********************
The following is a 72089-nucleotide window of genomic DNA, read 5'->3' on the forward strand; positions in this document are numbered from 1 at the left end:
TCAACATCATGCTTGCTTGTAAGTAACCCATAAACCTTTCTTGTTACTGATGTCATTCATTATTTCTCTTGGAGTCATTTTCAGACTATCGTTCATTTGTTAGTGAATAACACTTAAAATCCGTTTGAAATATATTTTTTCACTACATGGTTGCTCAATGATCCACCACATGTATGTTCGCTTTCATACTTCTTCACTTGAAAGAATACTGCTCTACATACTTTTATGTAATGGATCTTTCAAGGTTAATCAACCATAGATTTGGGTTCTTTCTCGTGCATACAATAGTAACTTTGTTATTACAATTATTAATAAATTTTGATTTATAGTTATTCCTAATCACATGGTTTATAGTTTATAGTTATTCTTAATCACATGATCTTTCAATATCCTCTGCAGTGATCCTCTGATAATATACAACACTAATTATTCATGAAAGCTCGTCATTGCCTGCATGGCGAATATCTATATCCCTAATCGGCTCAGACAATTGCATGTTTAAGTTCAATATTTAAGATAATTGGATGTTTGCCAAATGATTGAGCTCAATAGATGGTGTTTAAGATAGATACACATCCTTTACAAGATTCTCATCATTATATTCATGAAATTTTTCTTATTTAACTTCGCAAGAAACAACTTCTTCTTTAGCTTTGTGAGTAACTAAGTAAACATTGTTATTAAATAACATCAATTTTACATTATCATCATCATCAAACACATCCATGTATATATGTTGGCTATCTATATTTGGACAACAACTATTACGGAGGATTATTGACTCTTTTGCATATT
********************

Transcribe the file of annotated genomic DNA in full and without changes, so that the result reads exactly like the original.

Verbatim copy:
The following is a 72089-nucleotide window of genomic DNA, read 5'->3' on the forward strand; positions in this document are numbered from 1 at the left end:
TCAACATCATGCTTGCTTGTAAGTAACCCATAAACCTTTCTTGTTACTGATGTCATTCATTATTTCTCTTGGAGTCATTTTCAGACTATCGTTCATTTGTTAGTGAATAACACTTAAAATCCGTTTGAAATATATTTTTTCACTACATGGTTGCTCAATGATCCACCACATGTATGTTCGCTTTCATACTTCTTCACTTGAAAGAATACTGCTCTACATACTTTTATGTAATGGATCTTTCAAGGTTAATCAACCATAGATTTGGGTTCTTTCTCGTGCATACAATAGTAACTTTGTTATTACAATTATTAATAAATTTTGATTTATAGTTATTCCTAATCACATGGTTTATAGTTTATAGTTATTCTTAATCACATGATCTTTCAATATCCTCTGCAGTGATCCTCTGATAATATACAACACTAATTATTCATGAAAGCTCGTCATTGCCTGCATGGCGAATATCTATATCCCTAATCGGCTCAGACAATTGCATGTTTAAGTTCAATATTTAAGATAATTGGATGTTTGCCAAATGATTGAGCTCAATAGATGGTGTTTAAGATAGATACACATCCTTTACAAGATTCTCATCATTATATTCATGAAATTTTTCTTATTTAACTTCGCAAGAAACAACTTCTTCTTTAGCTTTGTGAGTAACTAAGTAAACATTGTTATTAAATAACATCAATTTTACATTATCATCATCATCAAACACATCCATGTATATATGTTGGCTATCTATATTTGGACAACAACTATTACGGAGGATTATTGACTCTTTTGCATATT